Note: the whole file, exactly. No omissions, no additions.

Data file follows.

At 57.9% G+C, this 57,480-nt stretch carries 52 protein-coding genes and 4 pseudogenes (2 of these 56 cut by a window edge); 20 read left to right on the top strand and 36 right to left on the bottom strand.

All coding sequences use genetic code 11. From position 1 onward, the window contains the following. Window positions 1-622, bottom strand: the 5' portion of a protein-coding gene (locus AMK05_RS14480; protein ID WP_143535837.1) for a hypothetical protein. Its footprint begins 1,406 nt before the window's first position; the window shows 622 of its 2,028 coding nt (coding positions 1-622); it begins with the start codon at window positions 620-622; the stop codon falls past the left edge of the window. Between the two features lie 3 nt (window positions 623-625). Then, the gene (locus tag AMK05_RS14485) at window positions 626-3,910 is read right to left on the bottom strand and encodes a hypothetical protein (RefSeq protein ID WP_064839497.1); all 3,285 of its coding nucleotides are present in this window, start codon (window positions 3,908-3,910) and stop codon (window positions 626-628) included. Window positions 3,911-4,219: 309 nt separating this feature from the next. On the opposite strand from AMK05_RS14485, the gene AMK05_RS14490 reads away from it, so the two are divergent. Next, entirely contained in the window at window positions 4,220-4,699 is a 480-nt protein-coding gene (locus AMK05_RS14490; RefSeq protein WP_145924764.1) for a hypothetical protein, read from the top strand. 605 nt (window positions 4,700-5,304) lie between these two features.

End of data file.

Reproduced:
At 57.9% G+C, this 57,480-nt stretch carries 52 protein-coding genes and 4 pseudogenes (2 of these 56 cut by a window edge); 20 read left to right on the top strand and 36 right to left on the bottom strand.

All coding sequences use genetic code 11. From position 1 onward, the window contains the following. Window positions 1-622, bottom strand: the 5' portion of a protein-coding gene (locus AMK05_RS14480; protein ID WP_143535837.1) for a hypothetical protein. Its footprint begins 1,406 nt before the window's first position; the window shows 622 of its 2,028 coding nt (coding positions 1-622); it begins with the start codon at window positions 620-622; the stop codon falls past the left edge of the window. Between the two features lie 3 nt (window positions 623-625). Then, the gene (locus tag AMK05_RS14485) at window positions 626-3,910 is read right to left on the bottom strand and encodes a hypothetical protein (RefSeq protein ID WP_064839497.1); all 3,285 of its coding nucleotides are present in this window, start codon (window positions 3,908-3,910) and stop codon (window positions 626-628) included. Window positions 3,911-4,219: 309 nt separating this feature from the next. On the opposite strand from AMK05_RS14485, the gene AMK05_RS14490 reads away from it, so the two are divergent. Next, entirely contained in the window at window positions 4,220-4,699 is a 480-nt protein-coding gene (locus AMK05_RS14490; RefSeq protein WP_145924764.1) for a hypothetical protein, read from the top strand. 605 nt (window positions 4,700-5,304) lie between these two features.